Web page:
I skipped reviewing Sword of Destiny for a few reasons. First, it’s similar to The Last Wish and everything I said about that book still stands for the sequel. It’s still a collection of short stories that are a bit more structured than the first book, in that each short story revolves around Yennifer in some way or another. The second reason I didn’t give that book a full review is because I went straight into the Blood of Elves. It was late and I finished Sword of Destiny and, without sleeping or taking a break, I opened the first chapter of the next book.
Besides the fact that the previous books were great reads, I was also curious as to how Andrzej Sapkowski would do writing The Witcher books in novel form. The character of Geralt works well in short form, with his different adventures and meeting new people around Sapkowski’s well-thought out world.
What I found is that Sapkowski didn’t change format entirely. Blood of Elves is a novel, yes, but the chapters are written akin to his short stories, with time gaps between them and not much thematically shared. Doing so allows for longer, more intimate looks into the world and Geralt, but it doesn’t create a strong continuing narrative or sense of plot. In fact, having read it all, I’m still not entirely sure where it was all going other than some people are after Geralt’s adopted daughter, Ciri.
In some ways, tries to be both a collection and a novel and both formats suffer for it. Without the connective tissue between chapters, it comes across as if the reader has missed key information between them. Without the varying adventures, the single plot thread shows it’s weakness. While I was hooked at the opening chapter with Dandelion and the training of Ciri, the book lost me quickly after that.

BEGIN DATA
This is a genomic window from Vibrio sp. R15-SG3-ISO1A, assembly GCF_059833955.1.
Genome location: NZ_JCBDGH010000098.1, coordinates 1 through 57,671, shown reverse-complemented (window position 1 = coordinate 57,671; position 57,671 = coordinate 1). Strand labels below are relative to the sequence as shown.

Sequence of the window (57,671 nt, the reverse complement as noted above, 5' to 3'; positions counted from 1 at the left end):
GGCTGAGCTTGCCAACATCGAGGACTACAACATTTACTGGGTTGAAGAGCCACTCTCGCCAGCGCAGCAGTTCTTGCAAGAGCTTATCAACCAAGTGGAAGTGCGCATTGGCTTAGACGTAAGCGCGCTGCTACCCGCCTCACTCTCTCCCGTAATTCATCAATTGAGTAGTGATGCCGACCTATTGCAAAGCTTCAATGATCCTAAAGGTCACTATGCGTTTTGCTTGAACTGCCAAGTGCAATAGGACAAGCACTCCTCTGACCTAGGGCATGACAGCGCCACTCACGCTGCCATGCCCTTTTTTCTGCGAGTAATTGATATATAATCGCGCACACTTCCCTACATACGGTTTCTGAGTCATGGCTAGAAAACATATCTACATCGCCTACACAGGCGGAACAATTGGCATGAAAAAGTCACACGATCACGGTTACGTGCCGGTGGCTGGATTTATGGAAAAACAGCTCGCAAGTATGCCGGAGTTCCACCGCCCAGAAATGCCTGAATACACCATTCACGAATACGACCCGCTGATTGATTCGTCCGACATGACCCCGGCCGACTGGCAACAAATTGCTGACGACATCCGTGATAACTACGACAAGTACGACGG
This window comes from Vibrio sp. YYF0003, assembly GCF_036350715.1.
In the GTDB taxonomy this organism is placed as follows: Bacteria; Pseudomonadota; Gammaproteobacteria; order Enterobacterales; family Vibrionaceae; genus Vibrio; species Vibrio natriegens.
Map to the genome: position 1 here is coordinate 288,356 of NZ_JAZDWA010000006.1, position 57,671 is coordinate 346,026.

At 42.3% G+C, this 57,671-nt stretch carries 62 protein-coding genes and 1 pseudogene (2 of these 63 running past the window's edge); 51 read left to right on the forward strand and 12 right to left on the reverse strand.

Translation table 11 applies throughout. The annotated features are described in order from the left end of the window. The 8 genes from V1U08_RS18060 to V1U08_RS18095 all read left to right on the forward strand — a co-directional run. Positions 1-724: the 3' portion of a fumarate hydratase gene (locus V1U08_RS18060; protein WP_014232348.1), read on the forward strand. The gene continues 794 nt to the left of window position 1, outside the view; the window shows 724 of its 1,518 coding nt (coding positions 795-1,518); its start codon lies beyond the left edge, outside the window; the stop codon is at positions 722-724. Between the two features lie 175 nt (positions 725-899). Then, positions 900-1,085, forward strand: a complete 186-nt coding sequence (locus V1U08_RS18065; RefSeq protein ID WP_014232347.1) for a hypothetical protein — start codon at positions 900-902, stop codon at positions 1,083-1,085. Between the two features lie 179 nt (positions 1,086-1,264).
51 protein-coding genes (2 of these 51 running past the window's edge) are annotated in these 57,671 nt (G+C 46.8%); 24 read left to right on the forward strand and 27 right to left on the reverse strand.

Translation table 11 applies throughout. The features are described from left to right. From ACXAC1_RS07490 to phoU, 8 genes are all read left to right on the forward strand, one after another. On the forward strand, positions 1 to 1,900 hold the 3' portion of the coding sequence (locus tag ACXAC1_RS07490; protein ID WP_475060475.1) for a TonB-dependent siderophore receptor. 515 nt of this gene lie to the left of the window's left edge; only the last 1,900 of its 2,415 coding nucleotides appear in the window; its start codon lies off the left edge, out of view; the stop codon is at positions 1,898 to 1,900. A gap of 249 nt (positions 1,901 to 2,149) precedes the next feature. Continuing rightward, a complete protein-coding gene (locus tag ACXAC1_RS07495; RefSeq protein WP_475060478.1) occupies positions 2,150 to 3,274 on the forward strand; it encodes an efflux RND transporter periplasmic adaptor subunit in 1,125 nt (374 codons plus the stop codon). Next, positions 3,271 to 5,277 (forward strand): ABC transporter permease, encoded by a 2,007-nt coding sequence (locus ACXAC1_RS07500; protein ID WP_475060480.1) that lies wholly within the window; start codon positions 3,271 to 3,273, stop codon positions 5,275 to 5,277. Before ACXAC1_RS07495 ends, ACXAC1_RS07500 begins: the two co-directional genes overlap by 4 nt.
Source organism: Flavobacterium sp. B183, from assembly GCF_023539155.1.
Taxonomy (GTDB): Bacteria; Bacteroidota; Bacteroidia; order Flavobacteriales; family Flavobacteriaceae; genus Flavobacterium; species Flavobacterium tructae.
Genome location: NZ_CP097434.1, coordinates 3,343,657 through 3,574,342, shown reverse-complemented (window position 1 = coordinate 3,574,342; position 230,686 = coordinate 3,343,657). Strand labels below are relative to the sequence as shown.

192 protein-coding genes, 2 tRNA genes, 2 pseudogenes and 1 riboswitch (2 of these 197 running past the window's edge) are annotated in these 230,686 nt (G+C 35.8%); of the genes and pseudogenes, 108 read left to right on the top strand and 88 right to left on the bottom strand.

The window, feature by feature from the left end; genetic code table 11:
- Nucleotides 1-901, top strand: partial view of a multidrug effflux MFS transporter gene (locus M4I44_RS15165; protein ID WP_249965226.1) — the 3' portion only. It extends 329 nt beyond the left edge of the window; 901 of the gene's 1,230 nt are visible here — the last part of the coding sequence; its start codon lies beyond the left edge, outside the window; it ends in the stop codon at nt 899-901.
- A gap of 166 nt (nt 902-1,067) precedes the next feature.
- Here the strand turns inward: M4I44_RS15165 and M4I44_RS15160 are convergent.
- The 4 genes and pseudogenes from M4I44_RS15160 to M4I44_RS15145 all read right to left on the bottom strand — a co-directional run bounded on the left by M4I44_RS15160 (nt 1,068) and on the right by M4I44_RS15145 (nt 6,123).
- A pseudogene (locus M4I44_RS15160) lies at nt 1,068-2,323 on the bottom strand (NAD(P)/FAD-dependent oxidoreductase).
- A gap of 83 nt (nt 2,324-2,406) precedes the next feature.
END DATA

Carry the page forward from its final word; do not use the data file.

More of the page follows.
The previous books were interesting because of their world building, yes, but it was also how Sapkowski took classic fairy tales and myths and played around with them. The world is interesting and well-realized, but switching gears to focus on the political side of things doesn’t make for the most entertaining read.
The time we spend with Ciri and her training is great, but that’s because it’s focused and dabbles in that monster hunter lore. I wanted to see more of Geralt and Ciri together, training and going on adventures. That’s not what I got and I wasn’t convinced that what I was reading was necessarily better than that, either. I’m glad I read the previous books, because Blood of Elves relies heavily on the character connections that were introduced and explored beforehand. Alone, I don’t know if I would have liked the book much at all.
I will be reading the rest of these books, but the steam I had has been lost for the moment.